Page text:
In addition to the CRAB signs and symptoms, MM patients may rarely have neurological manifestations. MM patients are more susceptible to infections due to immune dysfunction. The detection of monoclonal proteins is paramount to diagnosing MM, and the laboratory methods include serum and urine protein electrophoresis and immunofixation. At Mayo Clinic, MALDI-TOF mass spectrometry is utilized for isotyping the monoclonal protein. Measuring free light chains in serum is not only part of the diagnostic criteria, but also used to monitor response to therapy; nephelometric or immunometric assays (ELISA) are available for quantitation. There are several phenotypes of MM: those characterized by a single immunoglobulin population (IgG-kappa is the most common), biclonal disease, light chain myeloma, and both oligo-secretory and nonsecretory forms of MM. All phenotypes can be differentiated by various laboratory tests, including serum and urine M-protein concentration, isotyping of the monoclonal protein, and bone marrow biopsy interpretation (including percent clonality and light chain restriction).
Immunoglobulin light chain amyloidosis (AL amyloidosis)
AL amyloidosis is a rare systemic disorder whose prevalence is unknown and can present as unexplained heart failure, heavy proteinuria, edema, and hepatosplenomegaly. Nonspecific symptoms, such as weight loss and fatigue, are common with AL amyloidosis. There are several forms of amyloidosis, as the term describes tissue deposition of protein fibrils (various subunits of normal serum proteins). When these fibrils are made of monoclonal immunoglobulin light chains, the diagnosis is AL amyloidosis, and it can present alone or in combination with other plasma cell proliferative disorders (such as MM or WM) or lymphomas. The degree of end-organ damage varies dramatically, from only one organ to widespread multi-system damage, with the kidneys being most commonly involved. Of note, AL amyloidosis can be a rare complication of an IgM-associated gammopathy, such as WM.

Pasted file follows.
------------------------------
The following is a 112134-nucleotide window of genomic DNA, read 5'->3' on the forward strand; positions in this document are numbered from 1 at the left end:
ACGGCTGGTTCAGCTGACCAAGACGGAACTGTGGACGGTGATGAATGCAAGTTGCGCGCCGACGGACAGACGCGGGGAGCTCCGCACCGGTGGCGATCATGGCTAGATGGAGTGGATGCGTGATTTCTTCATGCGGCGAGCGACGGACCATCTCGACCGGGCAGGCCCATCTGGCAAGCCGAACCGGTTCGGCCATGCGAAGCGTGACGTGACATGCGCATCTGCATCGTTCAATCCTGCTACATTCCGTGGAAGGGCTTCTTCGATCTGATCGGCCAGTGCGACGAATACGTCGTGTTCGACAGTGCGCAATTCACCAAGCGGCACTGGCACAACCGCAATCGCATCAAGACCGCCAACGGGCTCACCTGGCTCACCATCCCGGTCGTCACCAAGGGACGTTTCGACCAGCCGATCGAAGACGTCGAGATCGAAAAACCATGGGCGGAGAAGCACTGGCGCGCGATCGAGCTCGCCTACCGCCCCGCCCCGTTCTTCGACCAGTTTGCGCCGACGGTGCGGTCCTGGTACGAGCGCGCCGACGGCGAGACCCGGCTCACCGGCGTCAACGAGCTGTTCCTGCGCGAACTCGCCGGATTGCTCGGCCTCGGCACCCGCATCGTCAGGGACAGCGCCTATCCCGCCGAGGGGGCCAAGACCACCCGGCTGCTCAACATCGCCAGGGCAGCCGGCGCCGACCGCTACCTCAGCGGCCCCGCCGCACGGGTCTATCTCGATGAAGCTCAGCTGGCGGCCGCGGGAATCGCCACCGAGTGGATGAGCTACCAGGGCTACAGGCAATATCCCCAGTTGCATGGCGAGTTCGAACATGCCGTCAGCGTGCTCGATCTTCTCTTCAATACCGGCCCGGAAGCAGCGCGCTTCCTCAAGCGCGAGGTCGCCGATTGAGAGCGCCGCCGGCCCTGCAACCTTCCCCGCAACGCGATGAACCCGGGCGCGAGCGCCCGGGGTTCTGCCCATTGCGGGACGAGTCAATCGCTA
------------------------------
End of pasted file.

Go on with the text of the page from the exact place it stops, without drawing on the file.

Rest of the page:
The diagnosis requires clinical or laboratory evidence of a plasmacytic proliferative disorder (e.g., serum or urine M-protein, elevated FLC ratio in serum, or clonal plasma cells in bone marrow) and positive Congo red staining in a tissue or bone marrow biopsy. Most patients with AL amyloidosis exhibit elevated monoclonal immunoglobulins, either IgG or free light chain isotypes. The same laboratory examinations used to detect MM are applied when AL amyloidosis is suspected. This patient does not have marked proteinuria or end-organ damage associated with AL amyloidosis.
Monoclonal gammopathy of undetermined significance (MGUS)
Approximately 3% of adults over age 50 have a MGUS and it is often discovered incidentally during evaluation for a number of other disorders, as it is asymptomatic. This patient had significant symptoms at presentation. Of the three subtypes of MGUS, non-IgM MGUS is the most prevalent followed by IgM MGUS, and finally light chain MGUS (LC-MGUS). While nearly all MM patients had a MGUS diagnosis prior, not all MGUS progresses to a more sinister plasma cell proliferative disorder. The diagnostic criteria for MGUS includes a serum M-protein (<3 g/dL), lack of end-organ damage, and if a bone marrow biopsy was performed, <10% plasma cell monoclonality. Many of the studies on MGUS progression were conducted at Mayo Clinic, starting in the 1960s, by Dr. Robert Kyle. The rate of progression of MGUS into advanced disease is 1% per year, yet 6.5 times more MGUS patients developed MM, WM, amyloidosis, or another lymphoproliferative disorder compared to the general population.
Ria Fyffe-Freil, Ph.D.
Fellow, Clinical Chemistry
Maria Alice Willrich, Ph.D.
Consultant, Clinical Biochemistry
Assistant Professor of Laboratory Medicine and Pathology
Mayo Clinic College of Medicine and Science